Most abortions performed in the United States are medication abortions, that involve two different pills. The other form of abortion in the first trimester is vacuum aspiration, which is typically performed up until 14 weeks of pregnancy or the end of the first trimester. Medication abortion requires a prescription order by a physician, and a vacuum aspiration is a form of surgery.
Dakotans for Health is circulating the petitions to place the constitutional amendment on the ballot. Executive Director Rick Weiland confirmed to South Dakota Searchlight that the constitutional amendment would not allow the Legislature to implement safety regulations during the first trimester, though it could for the second trimester, but only “in ways that are reasonably related to the physical health of the pregnant woman,” according to the measure’s text. The amendment would allow the state to ban abortions in the third trimester, with exceptions for the life and health of the mother.
He challenged the notion that the amendment would lead to “back alley abortions” and said that OB-GYNs are regulated by their own professional and internal facility standards that would ensure safety standards for patients.
“Do not be afraid to let the people decide. Do not put your political thumb on the scale of their decision with a resolution filled with falsehoods,” Weiland said in testimony to the legislative committee. “They know our state’s motto is ‘Under God The People Rule.’”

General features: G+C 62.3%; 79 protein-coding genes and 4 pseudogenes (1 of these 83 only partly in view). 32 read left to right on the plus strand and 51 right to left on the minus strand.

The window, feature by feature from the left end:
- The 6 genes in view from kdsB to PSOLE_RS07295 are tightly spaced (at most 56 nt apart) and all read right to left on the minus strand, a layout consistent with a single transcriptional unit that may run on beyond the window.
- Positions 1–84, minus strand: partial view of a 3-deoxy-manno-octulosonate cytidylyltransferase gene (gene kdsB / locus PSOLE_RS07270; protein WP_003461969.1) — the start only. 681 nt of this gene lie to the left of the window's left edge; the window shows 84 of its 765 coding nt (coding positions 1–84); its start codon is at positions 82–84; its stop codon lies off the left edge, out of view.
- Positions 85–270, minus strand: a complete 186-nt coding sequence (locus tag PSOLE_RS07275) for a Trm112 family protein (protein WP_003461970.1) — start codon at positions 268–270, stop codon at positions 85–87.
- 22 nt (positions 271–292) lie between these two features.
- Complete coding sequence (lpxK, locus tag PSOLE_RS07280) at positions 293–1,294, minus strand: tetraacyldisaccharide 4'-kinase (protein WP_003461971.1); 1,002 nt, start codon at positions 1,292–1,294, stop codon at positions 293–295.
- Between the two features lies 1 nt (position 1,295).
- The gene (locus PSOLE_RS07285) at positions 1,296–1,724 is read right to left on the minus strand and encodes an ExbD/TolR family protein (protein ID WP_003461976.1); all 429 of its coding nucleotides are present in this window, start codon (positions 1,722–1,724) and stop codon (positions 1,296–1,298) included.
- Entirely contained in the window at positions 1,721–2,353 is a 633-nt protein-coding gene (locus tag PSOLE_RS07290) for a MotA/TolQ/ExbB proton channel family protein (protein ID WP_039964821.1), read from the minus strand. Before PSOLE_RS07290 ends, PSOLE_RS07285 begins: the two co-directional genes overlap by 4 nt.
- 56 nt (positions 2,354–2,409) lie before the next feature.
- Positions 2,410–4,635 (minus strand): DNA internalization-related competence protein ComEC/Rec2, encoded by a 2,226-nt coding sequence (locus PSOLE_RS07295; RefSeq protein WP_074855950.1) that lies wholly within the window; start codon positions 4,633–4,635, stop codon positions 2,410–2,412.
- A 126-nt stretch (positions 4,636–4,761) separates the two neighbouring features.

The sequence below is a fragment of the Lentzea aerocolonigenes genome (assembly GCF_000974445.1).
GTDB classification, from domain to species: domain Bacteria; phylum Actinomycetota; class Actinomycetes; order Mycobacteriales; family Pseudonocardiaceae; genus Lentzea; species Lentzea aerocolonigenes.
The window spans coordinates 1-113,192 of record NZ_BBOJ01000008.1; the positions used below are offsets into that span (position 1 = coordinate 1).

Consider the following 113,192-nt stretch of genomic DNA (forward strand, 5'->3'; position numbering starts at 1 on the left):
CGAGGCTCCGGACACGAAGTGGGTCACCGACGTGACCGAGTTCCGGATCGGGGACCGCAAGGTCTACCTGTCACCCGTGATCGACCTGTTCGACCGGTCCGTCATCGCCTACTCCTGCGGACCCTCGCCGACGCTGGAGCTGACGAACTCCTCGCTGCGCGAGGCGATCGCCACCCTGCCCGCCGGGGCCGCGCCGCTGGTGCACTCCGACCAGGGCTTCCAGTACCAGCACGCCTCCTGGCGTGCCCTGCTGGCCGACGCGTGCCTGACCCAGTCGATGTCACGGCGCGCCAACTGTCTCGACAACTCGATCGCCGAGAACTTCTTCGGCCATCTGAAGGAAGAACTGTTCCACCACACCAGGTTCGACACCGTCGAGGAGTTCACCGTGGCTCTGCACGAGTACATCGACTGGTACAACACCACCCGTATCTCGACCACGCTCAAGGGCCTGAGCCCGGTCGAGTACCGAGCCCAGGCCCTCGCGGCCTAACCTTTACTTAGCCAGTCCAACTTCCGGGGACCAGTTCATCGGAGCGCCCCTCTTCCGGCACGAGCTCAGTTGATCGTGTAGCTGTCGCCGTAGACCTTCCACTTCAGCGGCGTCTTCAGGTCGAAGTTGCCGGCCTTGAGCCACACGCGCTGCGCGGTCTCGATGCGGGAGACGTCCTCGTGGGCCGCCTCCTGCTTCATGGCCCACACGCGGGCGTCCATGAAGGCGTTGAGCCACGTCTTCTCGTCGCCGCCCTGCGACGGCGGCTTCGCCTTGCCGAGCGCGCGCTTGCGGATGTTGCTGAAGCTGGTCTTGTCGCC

Lawmakers also raised concerns about the amendment’s lack of required parental consent for minors seeking an abortion, though Weiland said the Legislature could implement parental consent regulations.
“They can pass any laws they want as long as they fit in the construct of the language of this constitutional amendment,” Weiland told reporters during a press conference.
Physicians split on what legal abortions are
Two OB-GYNs offered conflicting testimony during the resolution’s hearing about what an abortion is and what care physicians can provide patients. Rep. Rehfeldt asked both if they would consider an induction an abortion.
Katherine Degen, a Rapid City-based OB-GYN, said an induction – which is when a health care provider uses medicine or other methods to induce labor and end a pregnancy – could meet the state’s definition of an abortion when babies die from complications.
“Therefore their life is terminated in the process of labor induction,” she said. “… I’m placing the mother’s life ahead of this very viable baby.”